Bilingual Parenting Takes Commitment… and Re-commitment

Sometimes I think I have the bilingual parenting thing down. We get into a groove and I’m speaking Spanish to my kids and they, more and more, are responding to me in Spanish – but it’s inevitable that just when we’ve hit our stride and are on the road to fluency, we will have a setback.

One big problem for me is that I don’t speak Spanish when I’m stressed or tired or very busy. The other day I woke up and realized, “My God, I’ve been stressed and tired and very busy the past few weeks! I’ve had so much on my mind and so many deadlines. I’ve barely spoken Spanish to my kids at all!”

This is when I kick myself in the nalgas and promise to start all over again.

Yesterday morning before my younger son left for school, I warned him not to run to the bus as he usually does, because a slick layer of frost covered the ground.

“Cuando venga el bus, no vayas corriendo, okay? El suelo está bien liso, entiendes?”

My son tilted his head not unlike a dog when you speak to it. I could almost see the words enter his ear, twist themselves inside his brain and translate one-by-one into English. He spoke aloud as he decoded the message.

“When the bus comes… don’t run… because…the ground is slippery?”

He still understands me, but there is more lag time. Then when he speaks, he doesn’t even realize he’s mixing English and Spanish in ways I’ve never even heard before.

After school he asked me what day we’re going to his grandmother’s house for Thanksgiving.

“El viente dos,” I said.
“Oh, el twenty dos,” he answered.

There’s no point in lamenting wasted time and stalled progress. I’m human, I was tired, I spent weeks speaking very little Spanish to my kids who I desperately want to be fully bilingual. It happens. Seguimos adelante.

____

Related: SpanglishBaby: Raising a Bilingual Child is Always a Work in Progress

Posted on November 21, 2012, in Corazón, Language, niños, positive thinking, Spanglish. Bookmark the permalink. 18 Comments.

  1. Don’t put yourself down. You’re raising those boys just fine.

  2. You do an EXCELLENT job amiga!! Of course it doesn’t have to be always perfect and that’s the beauty of it. I admire you for speaking a second language to your kids almost consistently!

  3. Some of my observations. (People generally hate I put their worries into perspective, so I apologize in advance.)

    - You’re worried about your kids. All good parents are at times. It’s a good sign.
    - If this is the parenting issue that worries you the most, you’re doing a darn fine job.
    - Spanish isn’t exactly threatened with extinction, there’s more then enough time to learn it. If it were a minority language like Náhuatl or Quechua then I could understand the urgency.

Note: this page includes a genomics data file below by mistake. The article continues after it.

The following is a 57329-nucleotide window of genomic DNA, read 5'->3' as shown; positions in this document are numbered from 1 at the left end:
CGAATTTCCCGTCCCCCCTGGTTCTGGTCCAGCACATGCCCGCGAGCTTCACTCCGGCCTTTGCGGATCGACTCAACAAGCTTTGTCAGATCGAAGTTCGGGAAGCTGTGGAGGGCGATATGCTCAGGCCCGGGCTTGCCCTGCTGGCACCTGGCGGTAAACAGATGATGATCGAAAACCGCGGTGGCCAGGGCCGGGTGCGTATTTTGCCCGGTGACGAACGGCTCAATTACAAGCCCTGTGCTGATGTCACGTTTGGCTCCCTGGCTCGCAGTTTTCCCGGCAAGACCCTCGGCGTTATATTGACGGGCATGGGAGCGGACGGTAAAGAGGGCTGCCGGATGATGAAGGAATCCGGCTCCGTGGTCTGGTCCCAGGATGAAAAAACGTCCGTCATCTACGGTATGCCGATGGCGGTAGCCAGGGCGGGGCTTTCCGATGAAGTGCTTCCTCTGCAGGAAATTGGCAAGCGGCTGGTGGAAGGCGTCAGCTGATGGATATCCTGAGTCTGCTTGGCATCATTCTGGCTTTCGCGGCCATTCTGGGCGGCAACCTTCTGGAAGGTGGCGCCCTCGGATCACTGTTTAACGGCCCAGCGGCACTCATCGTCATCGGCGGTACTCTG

- Kids are smart. They pick up way more than you might think. Wait till they get novias hispanohablantes. Then their skills are going to totally pwn yours.

  4. Don’t blame yourself! You are doing great, kids are kids and you are only human! You are giving them the best I think: open-mindedness, cultural sensitivity and yes, Spanish proficiency!

    I’m trying to speak to Mark in French but it’s not that natural to me since we speak English at home. We are also speaking to him in Mandarin… yep, he is only five weeks old, I know :lol:

    • LOL, Zhu! … That is a tall order for a baby not even 2 months old! … How is Mark doing? How are you enjoying motherhood?

  5. I hear ya! When I’m tired and stressed the extra energy required for me to speak coherent and gramatically correct Spanish is too much for me! I try really hard to stay in all Spanish around my son, but after bedtime, I have to admit I love to be able to speak English/Spanglish and let the conversation flow with my husband like it used to before we had a son to worry about. My two year old son spends lots of time with my English-only speaking parents, so I am hyper sensitive when it seems like his English is progressing more than his Spanish. I feel like a failure, but like the previous posts said- we have to give ourselves a break. We are non-native Spanish speakers who feel passionate enough about raising bilingual kids that we put in the extra effort/energy every day (or most days anyways). There will be setbacks- but anything we do to open our kids minds and hearts to another language is a plus!

  6. Be kind to yourself!

    What has you so stressed?! Breathe in, breathe out. It’s all bueno.

    (Did I use that right?)

  7. Lic. María Raiti

    I think you know you´re doing a great job as a bilingual mom!
    Regarding tiredness, deadlines and stress, I believe we all have less resources to speak the language of love to our kids when we feel exhausted. And for you, that´s a Spanish break down! But being Spanish our first language at home, when I´m stressed, I tend to use the language as if I were a barking dog. Poor kids. I´d rather not talk to them that way. So, for a healthy, happy, nutritious Spanish speaking family, let´s reorder priorities, let´s slow down, let´s go on holiday, let´s rest!
    Love, Fernanda

  1. Pingback: Bilingual Parenting: Raising Bilingual Kids When You're Not Fluent

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